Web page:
For the record, I can categorically state that I was unaware of these developments.
Just for the record, my title is Dr. not Ms.
off the record

used to show that what is being said is unofficial and should not be written down or told to other people:

He insisted that parts of his interview be off the record.
Speaking off the record, she admitted that she had doubts about the project.
on record

written down in an official record:

Next spring's welfare benefit increases will be some of the smallest on record.
put sth on record

to make sure that something is officially written down so that people will know what has been said or done:

I would like to put on record my disagreement with the conclusions of the meeting.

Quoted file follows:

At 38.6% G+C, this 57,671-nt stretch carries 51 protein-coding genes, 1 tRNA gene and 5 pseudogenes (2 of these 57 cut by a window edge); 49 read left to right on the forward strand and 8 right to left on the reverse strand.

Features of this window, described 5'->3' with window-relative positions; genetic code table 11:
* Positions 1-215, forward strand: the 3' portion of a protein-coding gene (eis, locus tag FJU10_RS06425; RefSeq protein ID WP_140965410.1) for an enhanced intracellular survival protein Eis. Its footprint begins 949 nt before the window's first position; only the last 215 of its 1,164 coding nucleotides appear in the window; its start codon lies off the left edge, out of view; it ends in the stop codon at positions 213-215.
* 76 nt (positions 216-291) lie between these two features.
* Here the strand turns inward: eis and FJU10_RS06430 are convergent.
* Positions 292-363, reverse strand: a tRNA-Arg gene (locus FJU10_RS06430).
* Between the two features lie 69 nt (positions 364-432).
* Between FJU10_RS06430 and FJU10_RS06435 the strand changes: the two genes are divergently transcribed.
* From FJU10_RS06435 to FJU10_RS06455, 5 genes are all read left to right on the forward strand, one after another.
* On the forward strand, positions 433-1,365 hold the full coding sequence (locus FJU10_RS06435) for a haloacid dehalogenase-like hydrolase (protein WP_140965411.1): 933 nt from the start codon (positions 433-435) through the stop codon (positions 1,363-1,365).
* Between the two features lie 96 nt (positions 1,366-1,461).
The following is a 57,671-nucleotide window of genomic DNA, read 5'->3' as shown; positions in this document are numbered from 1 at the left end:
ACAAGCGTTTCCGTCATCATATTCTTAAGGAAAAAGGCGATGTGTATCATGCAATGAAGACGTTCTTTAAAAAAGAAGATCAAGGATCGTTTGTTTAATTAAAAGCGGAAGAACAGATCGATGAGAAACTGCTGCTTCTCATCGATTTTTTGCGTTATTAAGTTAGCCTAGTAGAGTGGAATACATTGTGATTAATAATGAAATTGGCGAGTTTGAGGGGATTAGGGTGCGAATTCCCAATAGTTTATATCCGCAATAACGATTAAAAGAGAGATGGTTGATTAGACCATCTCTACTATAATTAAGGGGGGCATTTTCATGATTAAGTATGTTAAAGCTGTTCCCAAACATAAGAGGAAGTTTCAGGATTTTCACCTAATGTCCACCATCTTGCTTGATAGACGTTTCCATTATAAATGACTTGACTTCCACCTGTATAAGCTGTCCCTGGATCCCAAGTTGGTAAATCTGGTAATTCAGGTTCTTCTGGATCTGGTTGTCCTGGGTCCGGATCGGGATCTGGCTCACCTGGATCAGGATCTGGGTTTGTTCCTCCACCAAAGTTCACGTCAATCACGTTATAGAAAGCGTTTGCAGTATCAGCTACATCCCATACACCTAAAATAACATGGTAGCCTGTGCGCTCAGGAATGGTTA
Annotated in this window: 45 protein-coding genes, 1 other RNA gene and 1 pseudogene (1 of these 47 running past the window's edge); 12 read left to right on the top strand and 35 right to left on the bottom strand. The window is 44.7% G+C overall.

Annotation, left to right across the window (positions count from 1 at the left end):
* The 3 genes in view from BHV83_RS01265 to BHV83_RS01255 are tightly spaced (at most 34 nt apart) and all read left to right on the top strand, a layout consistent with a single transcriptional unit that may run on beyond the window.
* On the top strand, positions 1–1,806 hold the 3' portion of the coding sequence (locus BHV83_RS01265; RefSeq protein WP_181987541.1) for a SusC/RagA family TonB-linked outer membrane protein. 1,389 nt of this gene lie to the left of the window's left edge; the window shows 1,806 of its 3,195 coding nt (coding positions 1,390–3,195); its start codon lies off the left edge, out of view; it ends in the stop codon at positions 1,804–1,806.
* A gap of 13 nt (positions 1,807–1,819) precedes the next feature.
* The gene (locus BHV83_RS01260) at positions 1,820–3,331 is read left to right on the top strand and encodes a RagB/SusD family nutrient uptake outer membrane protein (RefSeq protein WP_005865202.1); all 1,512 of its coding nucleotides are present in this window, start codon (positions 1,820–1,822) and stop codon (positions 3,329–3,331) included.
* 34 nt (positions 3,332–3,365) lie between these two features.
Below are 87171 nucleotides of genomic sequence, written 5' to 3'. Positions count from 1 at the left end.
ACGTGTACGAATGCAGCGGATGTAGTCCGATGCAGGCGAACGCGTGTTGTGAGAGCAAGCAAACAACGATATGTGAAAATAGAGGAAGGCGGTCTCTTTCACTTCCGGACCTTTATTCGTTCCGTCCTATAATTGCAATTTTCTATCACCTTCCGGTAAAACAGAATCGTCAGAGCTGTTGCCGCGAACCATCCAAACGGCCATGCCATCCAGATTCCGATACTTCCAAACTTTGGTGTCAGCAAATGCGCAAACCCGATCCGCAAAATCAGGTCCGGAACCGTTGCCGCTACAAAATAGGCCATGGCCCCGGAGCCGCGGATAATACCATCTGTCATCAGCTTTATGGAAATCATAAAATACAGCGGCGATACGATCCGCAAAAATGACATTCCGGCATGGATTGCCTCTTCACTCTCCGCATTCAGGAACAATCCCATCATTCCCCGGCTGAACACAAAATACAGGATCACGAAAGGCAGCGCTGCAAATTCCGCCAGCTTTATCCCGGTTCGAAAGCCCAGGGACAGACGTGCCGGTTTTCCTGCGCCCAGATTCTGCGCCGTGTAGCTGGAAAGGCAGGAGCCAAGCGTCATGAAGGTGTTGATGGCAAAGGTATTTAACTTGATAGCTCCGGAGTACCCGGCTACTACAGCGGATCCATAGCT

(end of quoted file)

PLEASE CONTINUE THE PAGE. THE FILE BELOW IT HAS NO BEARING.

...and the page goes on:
recordadjective [ before noun ]

uk /ˈrekɔːd/ us /ˈrekərd/

at a higher level than ever achieved before:

Inflation has reached record levels.
The tax will hit a record number of taxpayers next year.

recordverb [ T ]

uk /rɪˈkɔːd/ us /rɪˈkɔrd/

to write down information about something so that people can refer to it later:

Participants were asked to record their activities in a weekly diary.
It is advisable to record all details of changes to the job description.

FINANCE, ACCOUNTING to experience or show a profit or loss, or a rise or fall in value:

record a loss/gain/profit The firm recorded pre-tax profits of over $10 million.
We may be forced to record a loss this year.
Overnight the Dow Jones Industrial Average recorded its biggest one-day jump since early February.

(Definition of “record” from the Cambridge Business English Dictionary © Cambridge University Press)